Today I have spent a few hours in an executive box at Manchester United!!! I never thought I would be able to say that again in a hurry. Especially considering I have panic attacks in crowded places. Thankfully though I was nowhere near the crowd. We arrived fairly early and parked across the road. We walked straight into the executive area so missed all the crowds. Eight of us shared the box, sat around the table having drinks and a meal. During the game itself there was even a separate outside seating area. Although I had my headphones in I still managed to drown out a lot of the background noise without ruining the atmosphere. It was amazing.
The special day was made possible by the Band of Brothers who donated 2 tickets to me. It was so very kind but I can’t help thinking about the reason this was made possible. I am a member of Band of Brothers because I was wounded in war and subsequently losing my career because of my hidden illness. On Monday I will begin to work for myself, a new venture which will hopefully take off. Sadly though I have to admit to be still deeply grieving the loss of my career.
Being in the RAF was something I had dreamed off doing from the age of 13 after visiting RAF Coningsby and the Battle of Britain Memorial Flight. Due to circumstances I didn’t join up until I was 19 but I had signed on to age 55 because I loved my job. Don’t get me wrong, not including operational tours, I had bad days and sometimes I would think “why on earth” but I had the best job ever. I also had a guaranteed wage, roof over my head and meals available daily. A career in the forces massively affects your life far beyond providing monthly pay. I have been defined by my career and it has made me who I am today. I learnt so many life lessons throughout my 20 years of service and I had a strong sense of attachment to my job, an attachment that is accompanied by personal feelings of control, expectation and loyalty. The loss to job security threatens much more than just loss of income. The loss of my career also brings with it loss of my position and identity. I knew who I was in the RAF, what was expected of me and what I expected from my troops. I worked really hard from the very start. I was never really phased by basic training because I was used to discipline. I relished every challenge that was placed in front of me. I started from the bottom, worked hard to reach the rank of Sgt before taking my commission. I have sooo many memories and it upsets me that I won’t be a part of that anymore. I have a lot of military friends, a lot of which are on Facebook. When I see updates I sometimes get a lump in my throat because I’m no longer sharing in what is going on.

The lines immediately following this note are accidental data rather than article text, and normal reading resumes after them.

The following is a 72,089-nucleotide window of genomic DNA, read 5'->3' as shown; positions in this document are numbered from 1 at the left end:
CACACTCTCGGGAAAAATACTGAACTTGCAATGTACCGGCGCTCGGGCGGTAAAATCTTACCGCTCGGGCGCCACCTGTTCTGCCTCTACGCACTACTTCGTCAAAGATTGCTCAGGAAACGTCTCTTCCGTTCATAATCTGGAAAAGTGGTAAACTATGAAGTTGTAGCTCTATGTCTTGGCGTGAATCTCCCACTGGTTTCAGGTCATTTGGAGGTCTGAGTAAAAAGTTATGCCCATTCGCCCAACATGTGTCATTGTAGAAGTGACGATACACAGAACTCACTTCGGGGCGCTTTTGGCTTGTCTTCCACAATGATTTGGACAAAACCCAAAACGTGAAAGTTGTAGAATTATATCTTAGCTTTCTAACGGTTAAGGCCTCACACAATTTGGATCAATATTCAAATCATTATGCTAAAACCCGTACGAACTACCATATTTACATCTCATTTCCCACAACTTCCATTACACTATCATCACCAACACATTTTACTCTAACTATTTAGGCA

There are things I will not miss, starting with the obvious, seeing a vast amount of trauma, smelling the blood from open wounds, and being in danger whilst ‘out and about’ in the helicopter. I will definately not miss feeling extremely nauseous tactically flying in the Chinook to avoid being shot down! I won’t miss having to do the bleep test every 6-12mths that’s for sure! I won’t miss having to be subjected to CS gas on an annual basis or the noisy neighbours in the mess, and definitely won’t miss the career hunger people who don’t think anything of trampling on you to get up the ladder. I was career hungry but always mindful of those I may have passed on the way up because there may have been every chance Of seeing them if I slipped back down!!
I have mentioned things I won’t miss but there is so very much more I will miss for sure!! I really miss my job as a commissioned officer in the RAF, especially one of my peacetime roles as a flight commander at the officer training centre at RAFC Cranwell. It was my dream job, guiding, teaching and facilitating cadets to make future great leaders. I enjoyed being a great role model; I took pride in my appearance looking smart always; very proud to wear the uniform. Sadly currently I cannot even look at it!! In fact most of it remains in a box at Cranwell.
I miss mess life, socialising with anyone and everyone. It doesn’t matter wether alcohol was involved or where the socialising took place, everyone would just muck in to get a job done and then get together for a chill out afterwards. You may be surprised by this but most of the tours where great because of the people (most people anyway)! It didn’t matter how bad days got good people would always be there to hold you up and keep you together. I miss exercises, running around in the field. They where hard work but nearly always fun because it would be an opportunity to catch up with colleagues you may not have seen for some time. I miss having a laugh in the office with some amazing people. I deeply much a few amazing friends I made throughout my career. I miss putting on the uniform, I miss the coffee breaks in the HIVE, the gyms which where virtually outside your door. I just miss so much, I feel like I’ve lost my identity, the RAF is all I have known, I just miss it and there is no way back. It hurts, my heart aches to be bulling my shoes for parade or sitting at a meeting that is being held before the actual meeting; meeting for meetings sake!! It is a REAL loss and very hard to accept. I received my pension details the other day and the loss was suddenly very real…..